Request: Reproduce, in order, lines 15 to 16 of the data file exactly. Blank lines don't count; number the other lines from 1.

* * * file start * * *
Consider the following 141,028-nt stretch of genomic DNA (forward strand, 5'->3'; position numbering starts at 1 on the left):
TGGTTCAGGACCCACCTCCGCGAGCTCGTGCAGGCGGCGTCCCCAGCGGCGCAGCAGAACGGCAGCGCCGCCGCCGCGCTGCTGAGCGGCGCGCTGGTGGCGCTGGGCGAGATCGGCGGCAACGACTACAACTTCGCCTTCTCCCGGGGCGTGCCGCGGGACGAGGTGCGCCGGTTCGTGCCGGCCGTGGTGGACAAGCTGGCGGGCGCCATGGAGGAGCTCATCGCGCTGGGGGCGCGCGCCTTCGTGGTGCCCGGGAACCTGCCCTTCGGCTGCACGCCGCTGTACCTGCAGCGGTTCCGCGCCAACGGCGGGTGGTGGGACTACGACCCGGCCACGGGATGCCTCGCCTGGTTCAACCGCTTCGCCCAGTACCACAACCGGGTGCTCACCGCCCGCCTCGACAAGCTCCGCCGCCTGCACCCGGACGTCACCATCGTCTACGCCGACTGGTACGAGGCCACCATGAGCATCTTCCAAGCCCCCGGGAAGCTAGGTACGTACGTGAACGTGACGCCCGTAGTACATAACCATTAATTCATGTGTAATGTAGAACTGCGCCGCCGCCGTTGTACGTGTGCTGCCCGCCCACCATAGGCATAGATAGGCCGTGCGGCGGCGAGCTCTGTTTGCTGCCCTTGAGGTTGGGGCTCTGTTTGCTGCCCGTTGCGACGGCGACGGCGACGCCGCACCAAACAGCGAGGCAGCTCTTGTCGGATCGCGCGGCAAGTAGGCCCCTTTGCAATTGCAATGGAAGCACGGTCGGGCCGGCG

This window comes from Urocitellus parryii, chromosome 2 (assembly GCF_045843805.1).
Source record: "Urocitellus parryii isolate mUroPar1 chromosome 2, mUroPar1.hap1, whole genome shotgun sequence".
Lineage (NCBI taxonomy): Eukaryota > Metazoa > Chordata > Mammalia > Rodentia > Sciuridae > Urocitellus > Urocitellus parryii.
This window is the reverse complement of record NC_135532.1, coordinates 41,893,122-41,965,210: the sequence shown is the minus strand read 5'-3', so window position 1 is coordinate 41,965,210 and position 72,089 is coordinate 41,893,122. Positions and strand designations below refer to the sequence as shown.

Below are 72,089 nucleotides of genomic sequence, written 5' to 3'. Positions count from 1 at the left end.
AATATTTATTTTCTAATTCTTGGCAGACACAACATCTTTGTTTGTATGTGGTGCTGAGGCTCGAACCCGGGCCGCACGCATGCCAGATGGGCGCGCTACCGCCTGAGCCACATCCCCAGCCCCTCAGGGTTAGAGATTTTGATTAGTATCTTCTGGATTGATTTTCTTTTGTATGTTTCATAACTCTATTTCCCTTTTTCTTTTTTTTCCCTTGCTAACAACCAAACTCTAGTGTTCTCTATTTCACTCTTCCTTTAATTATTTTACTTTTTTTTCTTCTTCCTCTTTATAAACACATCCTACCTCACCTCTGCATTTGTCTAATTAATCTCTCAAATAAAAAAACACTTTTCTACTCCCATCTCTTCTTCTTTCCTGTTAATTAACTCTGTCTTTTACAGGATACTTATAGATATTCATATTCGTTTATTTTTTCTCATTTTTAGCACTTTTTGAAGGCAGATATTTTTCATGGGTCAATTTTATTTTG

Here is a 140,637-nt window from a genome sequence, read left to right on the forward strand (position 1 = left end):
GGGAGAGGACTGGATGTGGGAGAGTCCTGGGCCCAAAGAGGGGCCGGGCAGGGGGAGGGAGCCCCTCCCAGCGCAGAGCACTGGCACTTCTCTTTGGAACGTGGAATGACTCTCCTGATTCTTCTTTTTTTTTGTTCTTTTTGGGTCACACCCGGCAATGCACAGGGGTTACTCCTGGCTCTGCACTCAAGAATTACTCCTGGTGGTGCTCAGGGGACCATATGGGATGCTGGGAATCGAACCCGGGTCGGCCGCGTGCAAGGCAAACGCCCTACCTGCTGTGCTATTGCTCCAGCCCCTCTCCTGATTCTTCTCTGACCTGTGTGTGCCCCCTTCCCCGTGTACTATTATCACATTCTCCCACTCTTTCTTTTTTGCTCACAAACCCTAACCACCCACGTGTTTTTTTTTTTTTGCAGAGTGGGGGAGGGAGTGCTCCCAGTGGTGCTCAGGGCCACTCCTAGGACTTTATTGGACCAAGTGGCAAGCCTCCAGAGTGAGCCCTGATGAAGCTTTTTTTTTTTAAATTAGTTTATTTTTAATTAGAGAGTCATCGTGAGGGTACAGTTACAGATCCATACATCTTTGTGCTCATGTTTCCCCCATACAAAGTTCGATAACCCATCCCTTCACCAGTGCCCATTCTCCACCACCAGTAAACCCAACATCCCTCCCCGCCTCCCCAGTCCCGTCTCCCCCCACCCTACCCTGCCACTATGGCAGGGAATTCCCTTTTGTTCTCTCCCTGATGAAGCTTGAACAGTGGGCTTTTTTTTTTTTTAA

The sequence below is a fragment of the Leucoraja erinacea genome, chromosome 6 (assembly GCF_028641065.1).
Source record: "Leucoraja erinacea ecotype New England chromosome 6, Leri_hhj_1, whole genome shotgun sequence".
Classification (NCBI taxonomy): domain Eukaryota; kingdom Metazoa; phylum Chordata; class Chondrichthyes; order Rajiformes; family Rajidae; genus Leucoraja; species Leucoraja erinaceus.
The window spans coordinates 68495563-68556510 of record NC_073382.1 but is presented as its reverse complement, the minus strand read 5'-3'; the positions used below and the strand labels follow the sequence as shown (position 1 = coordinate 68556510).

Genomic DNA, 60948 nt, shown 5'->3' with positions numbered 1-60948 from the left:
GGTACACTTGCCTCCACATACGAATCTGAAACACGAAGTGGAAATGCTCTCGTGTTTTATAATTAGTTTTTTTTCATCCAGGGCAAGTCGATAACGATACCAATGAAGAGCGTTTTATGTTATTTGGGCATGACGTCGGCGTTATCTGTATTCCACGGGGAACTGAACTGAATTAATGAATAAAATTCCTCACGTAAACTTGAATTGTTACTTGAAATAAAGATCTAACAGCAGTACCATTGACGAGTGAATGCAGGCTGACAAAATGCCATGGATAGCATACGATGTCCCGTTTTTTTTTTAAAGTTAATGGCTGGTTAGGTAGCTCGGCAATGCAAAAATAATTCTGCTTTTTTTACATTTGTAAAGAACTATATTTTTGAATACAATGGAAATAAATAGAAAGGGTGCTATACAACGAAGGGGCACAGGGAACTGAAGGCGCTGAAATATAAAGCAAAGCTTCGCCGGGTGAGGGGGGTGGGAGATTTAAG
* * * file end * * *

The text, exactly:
Genomic DNA, 60948 nt, shown 5'->3' with positions numbered 1-60948 from the left:
GGTACACTTGCCTCCACATACGAATCTGAAACACGAAGTGGAAATGCTCTCGTGTTTTATAATTAGTTTTTTTTCATCCAGGGCAAGTCGATAACGATACCAATGAAGAGCGTTTTATGTTATTTGGGCATGACGTCGGCGTTATCTGTATTCCACGGGGAACTGAACTGAATTAATGAATAAAATTCCTCACGTAAACTTGAATTGTTACTTGAAATAAAGATCTAACAGCAGTACCATTGACGAGTGAATGCAGGCTGACAAAATGCCATGGATAGCATACGATGTCCCGTTTTTTTTTTAAAGTTAATGGCTGGTTAGGTAGCTCGGCAATGCAAAAATAATTCTGCTTTTTTTACATTTGTAAAGAACTATATTTTTGAATACAATGGAAATAAATAGAAAGGGTGCTATACAACGAAGGGGCACAGGGAACTGAAGGCGCTGAAATATAAAGCAAAGCTTCGCCGGGTGAGGGGGGTGGGAGATTTAAG